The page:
CHICAGO (Reuters) – Southwest Airlines (LUV.N) expects it will have to remove the grounded Boeing Co (BA.N) 737 MAX jets from its flying schedule beyond the current Oct. 1 re-entry date following the discovery of a fresh safety issue, Chief Executive Gary Kelly told employees on Monday.
Last week, Boeing said that it would take until at least September to solve 737 MAX software issues – later than airlines had been expecting – after U.S. aviation regulators uncovered a new problem during simulator sessions.
“I’m sure this will cause us to have to take the MAX out of the schedule beyond Oct. 1,” Kelly said in an internal update, adding that the company would also see “what other modifications we might need to make our plans for this year because it’s obviously extending well beyond what I had hoped.”
Kelly did not elaborate on the possible modifications. So far, the Texas-based airline has tried to substitute its MAX routes with spare aircraft but has still been forced to cancel about 115 daily flights.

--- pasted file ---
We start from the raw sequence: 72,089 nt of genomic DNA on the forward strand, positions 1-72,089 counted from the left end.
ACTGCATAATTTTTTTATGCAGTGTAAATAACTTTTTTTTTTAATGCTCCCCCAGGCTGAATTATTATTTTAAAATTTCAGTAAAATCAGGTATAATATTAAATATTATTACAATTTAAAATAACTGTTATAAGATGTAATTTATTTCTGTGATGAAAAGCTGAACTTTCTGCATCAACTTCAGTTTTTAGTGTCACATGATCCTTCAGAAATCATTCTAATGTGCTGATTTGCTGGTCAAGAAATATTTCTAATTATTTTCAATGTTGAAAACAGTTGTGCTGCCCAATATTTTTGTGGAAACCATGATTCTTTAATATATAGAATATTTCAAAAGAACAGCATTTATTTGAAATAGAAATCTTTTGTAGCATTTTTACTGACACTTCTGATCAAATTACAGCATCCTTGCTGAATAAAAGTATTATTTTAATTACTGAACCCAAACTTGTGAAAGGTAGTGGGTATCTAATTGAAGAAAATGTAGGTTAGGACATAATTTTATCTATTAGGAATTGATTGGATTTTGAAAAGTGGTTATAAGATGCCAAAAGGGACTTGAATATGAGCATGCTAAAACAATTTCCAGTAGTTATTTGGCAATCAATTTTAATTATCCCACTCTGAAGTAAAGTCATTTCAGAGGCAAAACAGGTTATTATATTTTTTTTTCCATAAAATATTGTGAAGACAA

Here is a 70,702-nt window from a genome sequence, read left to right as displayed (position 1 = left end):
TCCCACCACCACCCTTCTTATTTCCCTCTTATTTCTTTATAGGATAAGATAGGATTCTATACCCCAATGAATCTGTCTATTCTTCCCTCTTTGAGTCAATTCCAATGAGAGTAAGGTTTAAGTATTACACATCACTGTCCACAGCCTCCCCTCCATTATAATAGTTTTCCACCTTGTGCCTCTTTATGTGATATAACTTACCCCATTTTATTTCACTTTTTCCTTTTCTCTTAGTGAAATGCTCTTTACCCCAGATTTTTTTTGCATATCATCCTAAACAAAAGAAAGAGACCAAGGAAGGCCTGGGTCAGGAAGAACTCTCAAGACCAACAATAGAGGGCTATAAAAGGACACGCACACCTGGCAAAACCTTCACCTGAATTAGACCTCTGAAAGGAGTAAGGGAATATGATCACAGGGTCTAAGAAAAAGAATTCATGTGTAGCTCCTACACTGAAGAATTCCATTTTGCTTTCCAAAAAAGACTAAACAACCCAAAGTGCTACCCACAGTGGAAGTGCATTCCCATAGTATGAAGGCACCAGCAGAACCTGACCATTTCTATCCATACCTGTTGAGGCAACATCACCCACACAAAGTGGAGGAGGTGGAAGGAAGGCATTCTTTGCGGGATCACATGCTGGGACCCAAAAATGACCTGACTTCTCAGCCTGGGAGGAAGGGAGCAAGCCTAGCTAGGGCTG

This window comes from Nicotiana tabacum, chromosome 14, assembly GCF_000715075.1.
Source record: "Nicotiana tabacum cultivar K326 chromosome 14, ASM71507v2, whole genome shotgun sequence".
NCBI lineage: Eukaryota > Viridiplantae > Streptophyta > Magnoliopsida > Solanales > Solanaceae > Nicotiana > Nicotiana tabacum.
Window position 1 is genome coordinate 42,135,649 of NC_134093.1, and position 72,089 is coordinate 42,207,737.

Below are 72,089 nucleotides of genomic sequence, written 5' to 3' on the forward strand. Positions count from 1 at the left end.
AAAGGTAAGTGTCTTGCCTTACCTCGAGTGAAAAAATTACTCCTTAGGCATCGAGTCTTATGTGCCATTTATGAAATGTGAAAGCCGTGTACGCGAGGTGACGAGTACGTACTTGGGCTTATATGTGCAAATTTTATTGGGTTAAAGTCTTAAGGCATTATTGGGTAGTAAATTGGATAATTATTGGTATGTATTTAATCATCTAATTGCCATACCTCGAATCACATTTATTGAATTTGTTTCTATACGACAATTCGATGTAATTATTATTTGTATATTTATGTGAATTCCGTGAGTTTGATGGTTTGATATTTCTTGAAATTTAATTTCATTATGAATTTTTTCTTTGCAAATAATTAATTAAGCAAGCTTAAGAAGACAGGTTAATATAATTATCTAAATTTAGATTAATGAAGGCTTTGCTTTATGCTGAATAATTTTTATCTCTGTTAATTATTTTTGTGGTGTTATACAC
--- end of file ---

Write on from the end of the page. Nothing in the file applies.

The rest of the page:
American Airlines Group (AAL.O) and United Airlines Holdings (UAL.O), the other two U.S. carriers that operate the 737 MAX, have removed the jetliner from their flying schedules until early September.
The three airlines are expected to provide more details on the financial toll of a prolonged MAX grounding during second quarter results later in July.
Boeing’s fast-selling narrowbody was grounded worldwide in March following two deadly crashes within five months.
Reporting by Tracy Rucinski, Editing by Rosalba O’Brien